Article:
Forgive my impertinence, but having read your Editor’s Letter in the forthcoming September issue of Vogue, I had to get in touch
Forgive my impertinence, but having read your Editor’s Letter in the forthcoming September issue of Vogue, I had to get in touch. As you Americans are fond of saying, ‘we need to talk’.
You started off so well. A breath of fresh air, just the right mixture of cool and confidence, the perfect consort for the nation’s beloved Harry. Some of us were genuinely excited at the prospect of new blood in the Royal Family. We loved your story, your style, your sass. And, of course, we loved your mum. Still do.
The wedding was lovely, a genuine moment of national celebration. But as with all marriages, the hard work starts after you leave the chapel. And for you it’s doubly hard.
Because, not only are you learning to make a life together with Harry; as a prominent member of the Royal Family, you are also having to learn how to live with the great British public. And that, dear Meghan, is arguably the hardest task of all.
You started off so well. A breath of fresh air, just the right mixture of cool and confidence, the perfect consort for the nation’s beloved Harry
There is no shortcut to the hearts of the British people. As all the royal consorts, from the Duchess of Cambridge to the Duchess of Cornwall know, there can be a lengthy trial period before we’re prepared to chuck the recipe in the bin.
And lately, dear Meghan, it’s all been a bit fraught. I don’t know who is advising you, but I suggest you ask them to stop. Because it’s clear they have very little understanding of the way the relationship between royalty and public works in this country.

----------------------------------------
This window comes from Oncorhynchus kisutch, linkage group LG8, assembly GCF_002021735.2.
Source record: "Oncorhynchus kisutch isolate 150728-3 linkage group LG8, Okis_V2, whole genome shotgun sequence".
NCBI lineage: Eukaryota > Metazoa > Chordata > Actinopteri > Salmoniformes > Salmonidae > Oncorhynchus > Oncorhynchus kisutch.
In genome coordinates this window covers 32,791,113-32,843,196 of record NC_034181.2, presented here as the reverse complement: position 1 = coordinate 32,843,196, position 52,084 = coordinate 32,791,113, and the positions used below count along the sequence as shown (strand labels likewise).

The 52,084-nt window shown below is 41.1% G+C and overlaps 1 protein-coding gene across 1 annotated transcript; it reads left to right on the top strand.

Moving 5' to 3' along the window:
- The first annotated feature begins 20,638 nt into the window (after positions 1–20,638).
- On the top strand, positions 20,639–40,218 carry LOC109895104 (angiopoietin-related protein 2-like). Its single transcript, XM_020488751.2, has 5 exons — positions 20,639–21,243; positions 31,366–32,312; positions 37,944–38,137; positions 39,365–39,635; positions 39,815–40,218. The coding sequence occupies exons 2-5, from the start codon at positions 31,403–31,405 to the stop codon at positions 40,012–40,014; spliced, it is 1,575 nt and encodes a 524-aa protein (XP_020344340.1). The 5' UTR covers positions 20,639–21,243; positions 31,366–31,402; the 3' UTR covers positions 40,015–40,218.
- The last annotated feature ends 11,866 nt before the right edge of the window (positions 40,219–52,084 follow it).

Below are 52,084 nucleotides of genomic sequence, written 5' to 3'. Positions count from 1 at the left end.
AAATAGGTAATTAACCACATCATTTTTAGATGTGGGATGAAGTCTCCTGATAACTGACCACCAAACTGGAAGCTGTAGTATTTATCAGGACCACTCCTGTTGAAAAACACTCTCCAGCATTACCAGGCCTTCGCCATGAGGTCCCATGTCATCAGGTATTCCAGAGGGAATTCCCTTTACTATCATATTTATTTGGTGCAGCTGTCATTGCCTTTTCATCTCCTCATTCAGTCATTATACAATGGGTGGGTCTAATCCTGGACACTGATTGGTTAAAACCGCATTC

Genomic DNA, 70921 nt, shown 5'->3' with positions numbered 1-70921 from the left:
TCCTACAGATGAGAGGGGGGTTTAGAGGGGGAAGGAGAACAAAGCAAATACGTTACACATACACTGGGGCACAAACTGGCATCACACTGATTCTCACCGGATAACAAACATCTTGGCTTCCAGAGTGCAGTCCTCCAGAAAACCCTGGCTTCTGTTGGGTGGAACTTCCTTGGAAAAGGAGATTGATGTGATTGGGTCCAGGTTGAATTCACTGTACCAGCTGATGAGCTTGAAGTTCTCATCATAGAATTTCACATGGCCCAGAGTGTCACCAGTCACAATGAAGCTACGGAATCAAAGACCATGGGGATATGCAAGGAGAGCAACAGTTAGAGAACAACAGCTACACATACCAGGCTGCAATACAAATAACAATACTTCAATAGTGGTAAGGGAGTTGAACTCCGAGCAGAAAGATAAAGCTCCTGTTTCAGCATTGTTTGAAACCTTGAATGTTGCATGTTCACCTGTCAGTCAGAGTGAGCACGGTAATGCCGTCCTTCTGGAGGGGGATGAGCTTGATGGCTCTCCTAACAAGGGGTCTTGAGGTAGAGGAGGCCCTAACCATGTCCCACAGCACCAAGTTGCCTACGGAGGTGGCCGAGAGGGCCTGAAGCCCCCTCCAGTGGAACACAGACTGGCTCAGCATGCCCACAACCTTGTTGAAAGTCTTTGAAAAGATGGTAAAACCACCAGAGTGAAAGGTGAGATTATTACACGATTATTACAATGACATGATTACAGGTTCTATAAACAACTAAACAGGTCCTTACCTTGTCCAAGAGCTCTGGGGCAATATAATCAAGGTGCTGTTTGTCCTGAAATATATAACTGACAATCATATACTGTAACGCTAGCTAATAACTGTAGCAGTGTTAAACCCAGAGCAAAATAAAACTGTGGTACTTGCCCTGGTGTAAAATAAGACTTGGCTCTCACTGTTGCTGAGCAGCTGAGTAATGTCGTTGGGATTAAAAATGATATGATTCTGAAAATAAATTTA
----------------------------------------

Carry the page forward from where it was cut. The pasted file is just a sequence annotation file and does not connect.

Or, maybe they do, and you’re ignoring them.
From the poor handling over the refurbishments of Frogmore Cottage to the wholly unnecessary and frankly rather precious secrecy that surrounded the birth of baby Archie, to the Clinton Card Instagram pictures, to the haughty refusal to name Archie’s godparents, the past few months have seen, not to put too fine a point on it, a catalogue of PR disasters in the Sussex Household.
And now this. A guest editorship of Vogue featuring a list of inspirational women, half of whom no one’s ever heard of, many of whom are just celebrities, and all of whom have been seemingly chosen more for what their inclusion says about you than anything else.
A guest editorship of Vogue featuring a list of inspirational women, half of whom no one’s ever heard of, many of whom are just celebrities, and all of whom have been seemingly chosen more for what their inclusion says about you than anything else
Meanwhile, you fail to nominate the one truly inspirational woman in your life, the Queen, whose years of selfless devotion to this country knock all of the others into a cocked hat.
It’s hard to see what you might have been trying to achieve with this ill-fated stunt. Then, yesterday, details of your ‘Editor’s Letter’ were published amid great fanfare.
Only, as ever, it was fanfare of the wrong kind.
The thing is, Meghan, people don’t have your ‘woke’ antennae. They may not share the ‘pain’ of a newly minted member of the Royal Family, who, as you explain yourself in your letter, wants so much more. Who lives only to ‘shine light in a world filled with seemingly daily darkness’.